The Fed’s ninth periodic report, made on a sample of 11,000 Americans, highlights some very interesting aspects, such as the different habits when approaching the crypto world.
Fed report: how Americans invest in crypto
From the sample surveyed, it appears that Americans who are involved in this world are what in other times we would have called drawers, or to use a more international term, hodlers.
The curious thing that emerges is how the majority of crypto assets are held by adult investors in their fifties who nevertheless do not use them as a means of payment.
Those who do transact in cryptocurrencies turn out to be only 12% of the sample, and they have very specific characteristics.
The average consumer of digital currencies is indeed very young, sometimes without savings or a current account.
This is already strange in itself, but add to this the fact that the use of credit or debit cards is also very low among consumers.
The contrast between those who have currencies in their wallets and those who spend them shows a stark divide with no points of contact other than crypto assets.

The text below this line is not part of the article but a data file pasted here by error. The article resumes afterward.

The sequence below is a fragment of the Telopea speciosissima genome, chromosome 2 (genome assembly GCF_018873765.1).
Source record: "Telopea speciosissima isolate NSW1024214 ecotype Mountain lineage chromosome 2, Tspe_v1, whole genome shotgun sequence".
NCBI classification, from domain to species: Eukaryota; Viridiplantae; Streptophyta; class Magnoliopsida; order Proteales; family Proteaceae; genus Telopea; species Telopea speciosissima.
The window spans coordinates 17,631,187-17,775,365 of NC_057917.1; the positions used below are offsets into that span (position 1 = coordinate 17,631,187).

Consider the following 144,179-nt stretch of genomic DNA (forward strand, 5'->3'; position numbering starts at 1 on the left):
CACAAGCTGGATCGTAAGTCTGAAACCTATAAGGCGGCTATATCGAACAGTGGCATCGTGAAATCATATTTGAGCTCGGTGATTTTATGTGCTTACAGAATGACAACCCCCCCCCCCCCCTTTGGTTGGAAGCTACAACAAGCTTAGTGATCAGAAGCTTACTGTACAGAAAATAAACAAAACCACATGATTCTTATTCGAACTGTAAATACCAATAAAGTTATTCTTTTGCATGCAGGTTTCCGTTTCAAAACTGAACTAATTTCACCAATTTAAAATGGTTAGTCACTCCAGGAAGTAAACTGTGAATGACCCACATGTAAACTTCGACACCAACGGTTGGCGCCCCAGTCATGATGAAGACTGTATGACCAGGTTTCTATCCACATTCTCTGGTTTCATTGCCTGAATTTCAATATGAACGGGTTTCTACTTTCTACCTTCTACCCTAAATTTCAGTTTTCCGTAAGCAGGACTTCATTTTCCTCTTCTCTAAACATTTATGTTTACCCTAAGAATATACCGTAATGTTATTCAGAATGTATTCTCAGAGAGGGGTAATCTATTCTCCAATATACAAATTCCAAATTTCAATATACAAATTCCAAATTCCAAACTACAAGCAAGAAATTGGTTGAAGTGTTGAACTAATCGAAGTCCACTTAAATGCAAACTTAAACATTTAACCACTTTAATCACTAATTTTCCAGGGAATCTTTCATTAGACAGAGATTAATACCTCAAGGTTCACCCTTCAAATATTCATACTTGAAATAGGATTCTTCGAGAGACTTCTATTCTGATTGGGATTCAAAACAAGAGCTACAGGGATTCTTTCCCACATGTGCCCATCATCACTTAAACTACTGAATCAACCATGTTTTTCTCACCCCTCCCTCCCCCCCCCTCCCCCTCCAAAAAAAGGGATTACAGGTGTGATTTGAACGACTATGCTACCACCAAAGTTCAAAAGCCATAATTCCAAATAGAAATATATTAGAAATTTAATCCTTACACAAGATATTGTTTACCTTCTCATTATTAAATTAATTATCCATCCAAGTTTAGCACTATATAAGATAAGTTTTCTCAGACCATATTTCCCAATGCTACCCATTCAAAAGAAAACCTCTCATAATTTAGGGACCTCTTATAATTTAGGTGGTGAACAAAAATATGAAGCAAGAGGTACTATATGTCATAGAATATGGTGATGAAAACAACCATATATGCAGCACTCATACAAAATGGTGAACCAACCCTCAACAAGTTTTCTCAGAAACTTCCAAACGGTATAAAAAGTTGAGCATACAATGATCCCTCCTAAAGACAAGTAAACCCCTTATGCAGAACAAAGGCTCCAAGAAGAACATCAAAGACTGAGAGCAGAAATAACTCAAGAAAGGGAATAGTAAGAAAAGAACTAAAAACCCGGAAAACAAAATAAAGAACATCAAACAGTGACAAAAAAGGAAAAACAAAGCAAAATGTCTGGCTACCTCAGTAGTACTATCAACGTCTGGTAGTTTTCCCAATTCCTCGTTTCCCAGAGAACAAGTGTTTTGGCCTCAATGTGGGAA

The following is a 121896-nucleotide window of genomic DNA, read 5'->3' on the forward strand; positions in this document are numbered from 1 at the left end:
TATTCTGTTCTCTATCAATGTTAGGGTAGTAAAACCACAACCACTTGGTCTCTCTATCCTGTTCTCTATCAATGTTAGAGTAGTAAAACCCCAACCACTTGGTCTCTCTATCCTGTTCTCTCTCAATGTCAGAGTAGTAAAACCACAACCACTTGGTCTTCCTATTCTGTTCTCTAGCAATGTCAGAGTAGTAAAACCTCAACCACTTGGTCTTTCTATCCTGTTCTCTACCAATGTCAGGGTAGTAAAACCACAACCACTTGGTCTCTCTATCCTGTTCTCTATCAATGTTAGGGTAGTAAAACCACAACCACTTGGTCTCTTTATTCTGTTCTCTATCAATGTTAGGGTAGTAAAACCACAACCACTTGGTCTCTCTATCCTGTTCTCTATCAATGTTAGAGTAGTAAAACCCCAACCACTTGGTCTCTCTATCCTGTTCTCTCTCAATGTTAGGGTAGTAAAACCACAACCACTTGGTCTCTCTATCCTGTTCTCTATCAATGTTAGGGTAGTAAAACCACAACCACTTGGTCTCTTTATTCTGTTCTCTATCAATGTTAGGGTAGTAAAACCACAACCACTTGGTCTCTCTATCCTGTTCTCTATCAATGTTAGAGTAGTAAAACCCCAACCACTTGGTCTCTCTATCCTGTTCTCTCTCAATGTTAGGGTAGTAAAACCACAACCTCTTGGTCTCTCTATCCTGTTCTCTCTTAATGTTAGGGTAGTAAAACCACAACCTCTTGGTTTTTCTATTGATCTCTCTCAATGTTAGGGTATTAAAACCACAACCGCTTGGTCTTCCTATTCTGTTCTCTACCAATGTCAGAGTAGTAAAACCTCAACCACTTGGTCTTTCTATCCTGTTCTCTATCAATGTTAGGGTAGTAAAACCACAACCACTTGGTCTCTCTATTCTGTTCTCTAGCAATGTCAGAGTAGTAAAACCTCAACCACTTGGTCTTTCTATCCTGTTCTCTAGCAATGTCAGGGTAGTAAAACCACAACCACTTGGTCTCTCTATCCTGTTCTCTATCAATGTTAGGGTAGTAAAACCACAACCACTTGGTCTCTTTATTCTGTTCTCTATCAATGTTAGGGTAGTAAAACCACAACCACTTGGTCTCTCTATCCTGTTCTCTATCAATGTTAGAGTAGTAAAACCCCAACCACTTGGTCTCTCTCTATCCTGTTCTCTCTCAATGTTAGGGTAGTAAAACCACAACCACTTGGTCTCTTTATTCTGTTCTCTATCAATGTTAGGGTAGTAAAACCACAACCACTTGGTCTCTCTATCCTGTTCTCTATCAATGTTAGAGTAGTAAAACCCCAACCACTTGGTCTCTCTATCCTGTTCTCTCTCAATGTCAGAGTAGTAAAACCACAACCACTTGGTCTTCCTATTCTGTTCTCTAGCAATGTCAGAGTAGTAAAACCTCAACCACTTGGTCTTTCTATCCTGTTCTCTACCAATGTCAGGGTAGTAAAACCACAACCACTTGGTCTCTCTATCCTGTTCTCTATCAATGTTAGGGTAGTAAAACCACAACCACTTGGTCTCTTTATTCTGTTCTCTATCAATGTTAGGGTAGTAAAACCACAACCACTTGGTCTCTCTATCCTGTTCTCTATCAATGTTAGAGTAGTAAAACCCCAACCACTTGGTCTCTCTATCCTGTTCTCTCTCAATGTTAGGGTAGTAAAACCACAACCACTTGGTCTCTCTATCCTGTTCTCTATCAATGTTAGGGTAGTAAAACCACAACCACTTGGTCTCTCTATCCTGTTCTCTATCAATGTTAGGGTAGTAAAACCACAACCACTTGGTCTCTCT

The report also highlights the state of Americans’ pockets, according to the report, financial well-being has never been higher.
The 78% of adult respondents who are financially comfortable are 3% more likely to be so for the past three years.
A sudden spending of $400 is not a problem for 68% of the population, who could also cope with cash.
The asset situation of crypto hodlers
The Fed, in relation to crypto hodlers, reports that:
“They had a disproportionately high-income, almost always had a traditional banking relationship, and typically had other retirement savings”.
Of this sample, 46% had an annual income of $100,000 or more. Among those who were retired, 89% already had savings, while 29% of them reported an income of less than $50,000.
By contrast, the profile of those making transactions is completely different. Here one finds a much lower and poorer age group, 60% declare less than $50,000 while 20% are even under $20,000. Accounts above $100,000 are very rare.
The thing that clashes with a super-tech world that has long embraced online is that 13% of the sample does not even have a bank account and 27% do not have cards.
Last but not least, the education figure is also poor: a quarter of crypto holders do not have a degree.